Browsing named entities in The Daily Dispatch: March 29, 1861., [Electronic resource]. You can also browse the collection for Augusta (Georgia, United States) or search for Augusta (Georgia, United States) in all documents.

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says it may reside in a Government.--Secession was regarded by Mr. Scott as a revolutionary remedy, but he should uphold it as the last resort. Mr. Goode, of Mecklenburg, had listened to all the arguments with pleasure and satisfaction, and if he consulted his own feelings he would be content to have the ayes and noes taken upon the question at once. But some of the positions advanced by gentlemen on this floor, he conceived, ought not to go unanswered. In reply to the gentleman from Augusta, who had stated that Virginia was stepped from any complaint against the action of the General Government, because she had ratified the several compromise acts, he argued that those concessions were extorted from her; that her consent was influenced by a patriotic desire to preserve the peace and prevent the destruction of the Union. That consideration, he considered, was a potent reason why she should now turn her back upon the people who were so basely ungrateful for the efforts she had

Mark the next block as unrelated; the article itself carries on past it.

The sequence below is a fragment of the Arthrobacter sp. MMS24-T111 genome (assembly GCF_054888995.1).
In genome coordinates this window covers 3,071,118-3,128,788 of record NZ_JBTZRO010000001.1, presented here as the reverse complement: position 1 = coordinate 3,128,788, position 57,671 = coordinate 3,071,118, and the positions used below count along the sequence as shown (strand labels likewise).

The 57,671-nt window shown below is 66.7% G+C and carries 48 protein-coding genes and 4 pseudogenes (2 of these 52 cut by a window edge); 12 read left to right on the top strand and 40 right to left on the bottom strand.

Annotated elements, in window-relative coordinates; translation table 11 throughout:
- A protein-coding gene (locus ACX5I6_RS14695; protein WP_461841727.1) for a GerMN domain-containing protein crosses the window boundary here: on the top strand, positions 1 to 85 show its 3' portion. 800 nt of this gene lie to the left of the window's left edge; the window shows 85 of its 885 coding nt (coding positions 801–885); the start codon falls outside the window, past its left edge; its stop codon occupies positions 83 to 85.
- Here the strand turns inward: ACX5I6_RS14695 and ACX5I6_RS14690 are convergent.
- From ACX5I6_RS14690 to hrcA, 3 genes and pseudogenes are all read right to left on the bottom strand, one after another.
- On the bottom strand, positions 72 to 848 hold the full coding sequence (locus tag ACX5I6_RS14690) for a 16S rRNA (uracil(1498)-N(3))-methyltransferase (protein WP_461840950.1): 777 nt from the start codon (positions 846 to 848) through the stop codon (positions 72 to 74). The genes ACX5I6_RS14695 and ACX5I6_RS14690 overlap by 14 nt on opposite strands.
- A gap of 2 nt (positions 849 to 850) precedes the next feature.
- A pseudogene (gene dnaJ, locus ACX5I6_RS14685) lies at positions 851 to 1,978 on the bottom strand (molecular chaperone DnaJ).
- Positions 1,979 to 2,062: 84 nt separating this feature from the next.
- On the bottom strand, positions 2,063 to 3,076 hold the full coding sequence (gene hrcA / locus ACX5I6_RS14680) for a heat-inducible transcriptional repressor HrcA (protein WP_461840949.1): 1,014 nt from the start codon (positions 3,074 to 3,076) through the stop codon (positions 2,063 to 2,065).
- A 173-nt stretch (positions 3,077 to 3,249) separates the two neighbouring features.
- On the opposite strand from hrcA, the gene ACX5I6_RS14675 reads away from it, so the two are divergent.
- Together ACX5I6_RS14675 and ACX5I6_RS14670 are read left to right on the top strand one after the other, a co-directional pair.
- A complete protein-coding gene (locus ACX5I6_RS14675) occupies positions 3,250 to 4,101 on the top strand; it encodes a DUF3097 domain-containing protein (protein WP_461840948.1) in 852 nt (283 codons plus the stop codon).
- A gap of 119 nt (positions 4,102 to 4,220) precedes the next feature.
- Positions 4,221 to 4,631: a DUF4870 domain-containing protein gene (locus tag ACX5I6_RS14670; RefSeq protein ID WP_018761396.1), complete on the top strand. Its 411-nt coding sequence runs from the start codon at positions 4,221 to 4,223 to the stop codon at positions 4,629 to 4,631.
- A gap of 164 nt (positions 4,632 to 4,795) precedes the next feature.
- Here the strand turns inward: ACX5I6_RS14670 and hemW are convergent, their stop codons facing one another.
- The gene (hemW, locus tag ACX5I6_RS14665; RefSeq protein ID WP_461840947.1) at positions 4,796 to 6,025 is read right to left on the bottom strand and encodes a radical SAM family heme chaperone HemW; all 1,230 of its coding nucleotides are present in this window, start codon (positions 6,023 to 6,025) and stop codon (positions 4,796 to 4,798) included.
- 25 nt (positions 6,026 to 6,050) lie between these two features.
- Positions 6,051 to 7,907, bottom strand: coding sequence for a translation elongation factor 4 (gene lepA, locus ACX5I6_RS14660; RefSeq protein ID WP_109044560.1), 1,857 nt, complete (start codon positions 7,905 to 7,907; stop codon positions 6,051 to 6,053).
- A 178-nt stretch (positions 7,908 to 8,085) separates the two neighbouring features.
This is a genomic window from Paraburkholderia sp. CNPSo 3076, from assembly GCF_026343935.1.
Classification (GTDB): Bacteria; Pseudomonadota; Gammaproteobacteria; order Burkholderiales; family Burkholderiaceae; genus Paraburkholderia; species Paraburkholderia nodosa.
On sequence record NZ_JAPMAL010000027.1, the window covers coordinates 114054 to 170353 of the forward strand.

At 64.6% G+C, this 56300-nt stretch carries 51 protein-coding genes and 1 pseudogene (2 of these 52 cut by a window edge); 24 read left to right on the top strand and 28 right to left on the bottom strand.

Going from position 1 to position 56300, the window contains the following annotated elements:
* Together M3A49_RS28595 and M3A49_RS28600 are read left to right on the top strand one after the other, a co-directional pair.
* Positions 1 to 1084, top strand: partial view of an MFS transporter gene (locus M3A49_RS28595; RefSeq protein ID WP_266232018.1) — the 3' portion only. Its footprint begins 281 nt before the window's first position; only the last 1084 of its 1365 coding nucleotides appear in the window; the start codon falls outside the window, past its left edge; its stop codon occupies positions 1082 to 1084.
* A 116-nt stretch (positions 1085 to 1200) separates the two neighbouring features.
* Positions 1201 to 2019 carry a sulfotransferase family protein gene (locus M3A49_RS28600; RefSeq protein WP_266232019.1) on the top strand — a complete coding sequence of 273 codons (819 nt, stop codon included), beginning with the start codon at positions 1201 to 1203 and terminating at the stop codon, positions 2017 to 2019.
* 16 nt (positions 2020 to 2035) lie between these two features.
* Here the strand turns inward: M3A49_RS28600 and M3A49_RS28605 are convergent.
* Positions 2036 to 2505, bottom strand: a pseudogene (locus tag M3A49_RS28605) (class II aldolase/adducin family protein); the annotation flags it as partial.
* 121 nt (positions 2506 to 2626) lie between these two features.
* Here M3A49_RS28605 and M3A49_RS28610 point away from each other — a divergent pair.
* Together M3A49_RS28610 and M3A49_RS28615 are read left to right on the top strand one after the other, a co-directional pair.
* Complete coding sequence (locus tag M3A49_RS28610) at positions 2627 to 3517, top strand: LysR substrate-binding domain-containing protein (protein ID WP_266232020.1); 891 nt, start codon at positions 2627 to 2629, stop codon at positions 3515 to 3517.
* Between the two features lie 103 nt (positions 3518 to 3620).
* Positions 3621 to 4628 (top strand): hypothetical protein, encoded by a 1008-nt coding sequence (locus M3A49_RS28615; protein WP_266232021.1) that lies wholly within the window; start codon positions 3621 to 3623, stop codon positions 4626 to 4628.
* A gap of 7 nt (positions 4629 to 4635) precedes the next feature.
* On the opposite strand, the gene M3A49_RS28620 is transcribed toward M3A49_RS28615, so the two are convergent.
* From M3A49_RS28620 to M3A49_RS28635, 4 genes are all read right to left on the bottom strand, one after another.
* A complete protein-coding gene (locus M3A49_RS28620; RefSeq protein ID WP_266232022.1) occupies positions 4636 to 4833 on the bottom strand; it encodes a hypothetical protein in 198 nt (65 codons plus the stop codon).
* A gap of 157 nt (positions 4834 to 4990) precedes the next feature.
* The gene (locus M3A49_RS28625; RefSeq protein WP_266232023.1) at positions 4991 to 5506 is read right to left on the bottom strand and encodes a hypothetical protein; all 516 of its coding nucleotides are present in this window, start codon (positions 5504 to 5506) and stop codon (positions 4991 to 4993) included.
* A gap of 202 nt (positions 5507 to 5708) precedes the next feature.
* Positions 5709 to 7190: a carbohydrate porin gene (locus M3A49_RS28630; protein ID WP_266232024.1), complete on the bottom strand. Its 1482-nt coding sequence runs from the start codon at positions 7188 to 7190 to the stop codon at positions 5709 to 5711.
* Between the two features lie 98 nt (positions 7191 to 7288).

Grand political demonstration. --The Conservatives — those who have an abiding faith in "the Union, the Constitution, and the enforcement of the laws"--propose to have a grand demonstration at the African Church to-night. The friends of cohesion will be addressed by John B. Baldwin, Esq., of Augusta; Jas. B. Dorman, Esq., of Rockbridge; Tim Rives, Esq., of Prince George, and a number of other distinguished gentlemen.--The meeting will, no doubt, have a tendency to cement anew those bonds of unity which, it may be rightly conjectured, from recent events, want all the glueing together they will be likely to obtain here or elsewhere.
Railroad accident. --On Wednesday last, as the freight train of the Central Railroad Company was passing between the University of Virginia and Charlottesville, a steer, whose net weight was about 1,400 pounds, broke through the floor of one of the cars, and was killed; the passenger car attached was thrown from the track and broken to pieces, the captain of the train, Mr. Sims, and the owner of a number of sheep from Augusta, were also injured. Had the car been constructed of the right material, the accident would not have occurred.